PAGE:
unemployment, prices, production, and charity-welfare.
“If the founding fathers could see it they would probably stand stunned, shaking their heads in utter dismay.”
After George HW Bush was elected president in 1988, he extended credibility to the United Nations more than any other president before him. This former ambassador to the United Nations (1971-1973), former director of the CIA (1976-1977), former director of the Council on Foreign Relations (1977-1979), second-generation Skull and Bones initiate was a heavy United Nations cheerleader and constant promoter of something he referred to as a “new world order” (to be discussed in later chapters) throughout his 4-year term as president. A handful of examples are as follows (emphasis added to each):
“This is an historic moment. We have in this past year made great progress in ending the long era of conflict and cold war. We have before us the opportunity to forge for ourselves and for future generations a new world order, a world where the rule of law, not the law of the jungle, governs the conduct of nations. When we are successful, and we will be, we have a real chance at this new world order, an order in which a credible United Nations can use its peacekeeping role to fulfill the promise and vision of the U.N.’s founders. We have no argument with the people of Iraq. Indeed, for the innocents caught in this conflict, I pray for their safety.”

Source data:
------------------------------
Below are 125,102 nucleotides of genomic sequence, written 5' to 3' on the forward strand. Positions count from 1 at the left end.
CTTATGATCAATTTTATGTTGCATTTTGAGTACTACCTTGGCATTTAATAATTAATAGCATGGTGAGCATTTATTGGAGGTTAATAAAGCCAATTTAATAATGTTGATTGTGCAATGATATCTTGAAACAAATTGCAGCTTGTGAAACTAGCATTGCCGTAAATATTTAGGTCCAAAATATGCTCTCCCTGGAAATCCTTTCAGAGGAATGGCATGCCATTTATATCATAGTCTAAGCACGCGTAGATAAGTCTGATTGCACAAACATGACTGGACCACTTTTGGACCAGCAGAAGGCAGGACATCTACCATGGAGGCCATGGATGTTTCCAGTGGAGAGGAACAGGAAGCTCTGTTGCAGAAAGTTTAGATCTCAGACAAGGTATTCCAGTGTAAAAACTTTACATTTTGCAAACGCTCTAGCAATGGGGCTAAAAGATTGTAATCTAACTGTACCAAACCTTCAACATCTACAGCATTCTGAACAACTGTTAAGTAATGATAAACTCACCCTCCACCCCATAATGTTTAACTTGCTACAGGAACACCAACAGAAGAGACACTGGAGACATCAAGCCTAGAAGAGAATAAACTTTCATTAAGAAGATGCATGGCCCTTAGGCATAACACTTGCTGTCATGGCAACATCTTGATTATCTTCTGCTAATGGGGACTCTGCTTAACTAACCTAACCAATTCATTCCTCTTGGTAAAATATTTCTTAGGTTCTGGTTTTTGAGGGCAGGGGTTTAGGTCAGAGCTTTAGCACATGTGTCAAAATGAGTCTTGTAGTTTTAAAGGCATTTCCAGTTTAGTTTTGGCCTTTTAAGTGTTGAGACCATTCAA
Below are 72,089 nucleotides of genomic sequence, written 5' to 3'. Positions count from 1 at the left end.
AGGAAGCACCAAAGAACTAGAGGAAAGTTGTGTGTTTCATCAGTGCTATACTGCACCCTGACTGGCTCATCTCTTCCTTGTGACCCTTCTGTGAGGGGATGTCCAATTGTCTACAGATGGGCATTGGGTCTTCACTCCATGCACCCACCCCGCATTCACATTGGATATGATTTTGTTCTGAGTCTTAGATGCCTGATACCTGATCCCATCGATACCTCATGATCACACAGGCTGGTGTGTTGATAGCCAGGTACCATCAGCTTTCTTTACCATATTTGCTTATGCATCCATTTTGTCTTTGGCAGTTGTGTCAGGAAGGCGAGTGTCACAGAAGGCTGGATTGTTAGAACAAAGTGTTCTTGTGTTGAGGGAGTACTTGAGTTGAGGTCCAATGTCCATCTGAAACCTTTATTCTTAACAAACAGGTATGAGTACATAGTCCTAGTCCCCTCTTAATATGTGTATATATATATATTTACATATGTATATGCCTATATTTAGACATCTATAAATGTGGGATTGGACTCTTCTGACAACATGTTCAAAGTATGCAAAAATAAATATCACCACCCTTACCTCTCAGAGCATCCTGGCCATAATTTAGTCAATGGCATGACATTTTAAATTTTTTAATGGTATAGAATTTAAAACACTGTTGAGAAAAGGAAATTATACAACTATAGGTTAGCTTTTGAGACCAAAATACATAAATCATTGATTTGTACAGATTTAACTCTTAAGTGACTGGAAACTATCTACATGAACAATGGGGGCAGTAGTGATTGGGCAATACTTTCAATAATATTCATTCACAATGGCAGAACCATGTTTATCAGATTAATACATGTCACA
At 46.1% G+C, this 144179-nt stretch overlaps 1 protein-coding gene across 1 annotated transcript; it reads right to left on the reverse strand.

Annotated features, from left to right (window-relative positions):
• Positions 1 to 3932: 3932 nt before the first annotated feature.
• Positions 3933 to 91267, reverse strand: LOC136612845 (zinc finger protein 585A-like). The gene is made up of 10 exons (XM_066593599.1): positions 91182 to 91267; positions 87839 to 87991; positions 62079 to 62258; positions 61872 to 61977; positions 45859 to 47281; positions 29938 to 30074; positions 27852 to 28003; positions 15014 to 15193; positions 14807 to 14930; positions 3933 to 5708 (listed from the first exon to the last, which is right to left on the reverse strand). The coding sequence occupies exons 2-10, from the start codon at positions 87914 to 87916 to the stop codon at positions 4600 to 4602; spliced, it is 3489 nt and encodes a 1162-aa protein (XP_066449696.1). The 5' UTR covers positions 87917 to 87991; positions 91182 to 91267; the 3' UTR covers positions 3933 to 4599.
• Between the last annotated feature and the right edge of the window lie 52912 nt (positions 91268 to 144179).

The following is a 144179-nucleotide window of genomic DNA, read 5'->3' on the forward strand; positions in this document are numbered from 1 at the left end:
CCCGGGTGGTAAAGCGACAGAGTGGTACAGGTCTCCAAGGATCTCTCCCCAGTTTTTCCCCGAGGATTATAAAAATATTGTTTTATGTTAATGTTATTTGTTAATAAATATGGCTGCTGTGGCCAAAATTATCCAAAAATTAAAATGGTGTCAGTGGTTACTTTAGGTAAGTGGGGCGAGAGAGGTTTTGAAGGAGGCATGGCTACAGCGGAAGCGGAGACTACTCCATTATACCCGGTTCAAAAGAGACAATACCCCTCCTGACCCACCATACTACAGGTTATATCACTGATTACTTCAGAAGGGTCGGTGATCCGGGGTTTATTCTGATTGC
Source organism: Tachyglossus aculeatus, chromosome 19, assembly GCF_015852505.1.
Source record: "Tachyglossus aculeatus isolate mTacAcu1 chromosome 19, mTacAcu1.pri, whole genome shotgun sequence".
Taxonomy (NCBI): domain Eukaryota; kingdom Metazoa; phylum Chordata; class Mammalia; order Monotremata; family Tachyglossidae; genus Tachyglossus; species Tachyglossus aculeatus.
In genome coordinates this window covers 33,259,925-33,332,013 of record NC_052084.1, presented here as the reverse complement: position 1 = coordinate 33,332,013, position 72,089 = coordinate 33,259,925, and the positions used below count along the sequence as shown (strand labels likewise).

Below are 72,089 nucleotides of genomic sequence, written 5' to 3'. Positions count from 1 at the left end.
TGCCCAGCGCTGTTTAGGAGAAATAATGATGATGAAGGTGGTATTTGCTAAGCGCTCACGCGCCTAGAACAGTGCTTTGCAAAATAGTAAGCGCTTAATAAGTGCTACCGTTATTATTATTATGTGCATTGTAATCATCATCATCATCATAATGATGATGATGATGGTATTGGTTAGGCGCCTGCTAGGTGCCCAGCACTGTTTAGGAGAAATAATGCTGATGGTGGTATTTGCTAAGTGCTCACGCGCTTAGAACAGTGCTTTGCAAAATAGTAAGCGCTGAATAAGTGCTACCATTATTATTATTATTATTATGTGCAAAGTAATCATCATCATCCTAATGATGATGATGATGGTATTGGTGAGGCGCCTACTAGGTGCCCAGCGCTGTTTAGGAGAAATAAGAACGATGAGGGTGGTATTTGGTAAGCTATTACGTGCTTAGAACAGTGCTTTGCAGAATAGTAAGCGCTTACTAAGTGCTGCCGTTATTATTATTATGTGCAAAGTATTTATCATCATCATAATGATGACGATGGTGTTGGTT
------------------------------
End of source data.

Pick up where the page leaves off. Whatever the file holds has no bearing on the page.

WAR IN THE GULF: THE PRESIDENT, New York Times, January 17, 1991 55.
(A video clip of George HW Bush delivering this speech is provided in the supporting material 56.)
“A new partnership of nations has begun. And we stand today at a unique and extraordinary moment. The crisis in the Persian Gulf, as grave as it is, also offers a rare opportunity to move toward an historic period of cooperation. Out of these troubled times, our fifth objective — a new world order — can emerge: a new era, freer from the threat of terror, stronger in the pursuit of justice, and more secure in the quest for peace. An era in which the nations of the world, east and west, north and south, can prosper and live in harmony.”
Speech to joint session of Congress, September 11th, 1990 57.
“[T]onight we lead the world in facing down a threat to decency and humanity. What is at stake is more than one small country, it is a big idea – a new world order, where diverse nations are drawn together in common cause to achieve the universal aspirations of mankind: peace and security, freedom, and the rule of law. Such is a world worthy of our struggle, and worthy of our children’s future… The world can therefore seize this opportunity to fulfill the long-held promise of a new world order – where brutality will go unrewarded, and aggression will meet